In certain situations, when a person suffers a traumatic brain injury, it may not be apparent until days after the incident. Because this can be an issue when trying to establish fault for the injury, those who may have sustained one in Springfield, Massachusetts should be checked out by medical personnel who can properly test for it.
If a woman had done this, she might have saved herself a lot of headache in trying to ensure that she is properly compensated for her injuries. The 39-year-old was knocked unconscious by one of the bombs at the Boston Marathon earlier this year. Instead of seeking medical attention, though, she walked home.
She was later seen by a physician who determined that she had suffered a traumatic brain injury which left her with blurry vision and a constant ringing in her ears. Because of her injury, her quality of life has greatly decreased. The simple things she used to be able to do like cook dinner or do her laundry are now a struggle.
Although a charity fund was set up to help victims of the bombing, because the woman did not seek medical attention directly after the incident, she received only $8,000. This only covers a fraction of the medical expenses that she has already amassed.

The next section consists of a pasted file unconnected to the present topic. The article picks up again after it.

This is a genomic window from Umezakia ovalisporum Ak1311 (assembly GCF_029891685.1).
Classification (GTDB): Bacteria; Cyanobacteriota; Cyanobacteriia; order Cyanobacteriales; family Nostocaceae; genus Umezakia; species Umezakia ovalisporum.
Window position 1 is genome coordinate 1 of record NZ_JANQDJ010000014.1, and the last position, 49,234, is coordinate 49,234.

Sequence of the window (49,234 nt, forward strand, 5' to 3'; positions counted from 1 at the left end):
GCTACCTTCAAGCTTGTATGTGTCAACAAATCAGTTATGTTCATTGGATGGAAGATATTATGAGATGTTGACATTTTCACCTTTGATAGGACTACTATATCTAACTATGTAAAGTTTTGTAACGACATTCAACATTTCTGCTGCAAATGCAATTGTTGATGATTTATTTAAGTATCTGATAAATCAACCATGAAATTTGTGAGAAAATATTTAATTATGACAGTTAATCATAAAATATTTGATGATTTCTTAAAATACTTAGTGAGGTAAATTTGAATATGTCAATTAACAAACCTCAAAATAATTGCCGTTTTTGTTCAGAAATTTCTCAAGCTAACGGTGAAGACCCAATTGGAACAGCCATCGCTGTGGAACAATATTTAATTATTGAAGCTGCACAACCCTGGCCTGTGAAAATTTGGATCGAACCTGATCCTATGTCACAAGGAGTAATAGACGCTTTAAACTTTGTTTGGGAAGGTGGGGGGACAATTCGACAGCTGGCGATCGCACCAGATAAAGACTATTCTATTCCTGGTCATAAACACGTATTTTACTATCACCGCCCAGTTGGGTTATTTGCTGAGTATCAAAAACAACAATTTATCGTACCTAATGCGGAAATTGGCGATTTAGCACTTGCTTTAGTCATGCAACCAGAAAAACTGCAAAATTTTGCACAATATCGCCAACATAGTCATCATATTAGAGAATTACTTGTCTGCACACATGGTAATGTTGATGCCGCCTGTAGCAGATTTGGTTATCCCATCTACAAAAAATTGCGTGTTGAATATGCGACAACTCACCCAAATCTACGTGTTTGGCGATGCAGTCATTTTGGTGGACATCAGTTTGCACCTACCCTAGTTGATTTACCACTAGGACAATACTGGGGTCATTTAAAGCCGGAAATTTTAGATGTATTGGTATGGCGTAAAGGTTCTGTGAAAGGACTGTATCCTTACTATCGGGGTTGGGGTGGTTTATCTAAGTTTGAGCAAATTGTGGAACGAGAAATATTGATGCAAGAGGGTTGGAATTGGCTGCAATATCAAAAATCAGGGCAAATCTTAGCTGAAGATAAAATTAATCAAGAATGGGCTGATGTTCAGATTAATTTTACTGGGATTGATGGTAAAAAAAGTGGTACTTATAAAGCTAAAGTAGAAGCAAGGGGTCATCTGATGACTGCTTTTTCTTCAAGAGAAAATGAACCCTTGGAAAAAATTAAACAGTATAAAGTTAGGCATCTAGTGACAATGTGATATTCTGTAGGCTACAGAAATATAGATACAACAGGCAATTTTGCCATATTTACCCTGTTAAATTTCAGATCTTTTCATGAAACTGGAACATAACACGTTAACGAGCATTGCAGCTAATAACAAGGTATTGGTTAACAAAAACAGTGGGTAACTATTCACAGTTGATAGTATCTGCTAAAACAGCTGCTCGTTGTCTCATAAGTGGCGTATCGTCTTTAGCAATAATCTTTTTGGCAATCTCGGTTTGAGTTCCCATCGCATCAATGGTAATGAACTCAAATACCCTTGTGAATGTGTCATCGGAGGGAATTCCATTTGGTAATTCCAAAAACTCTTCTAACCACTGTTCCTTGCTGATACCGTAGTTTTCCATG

The woman plans to join other victims in petitioning the fund to take into account injuries like hers that were not apparent right away. If her petition does not yield results, the woman may wish to seek out the advice of a personal injury lawyer to help her with her case and work to ensure that she is properly compensated for her injuries.
Source: The Washington Post, “Brain-injured woman and others seek more money from fund for Boston Marathon victims,” Lenny Bernstein, Oct. 2, 2013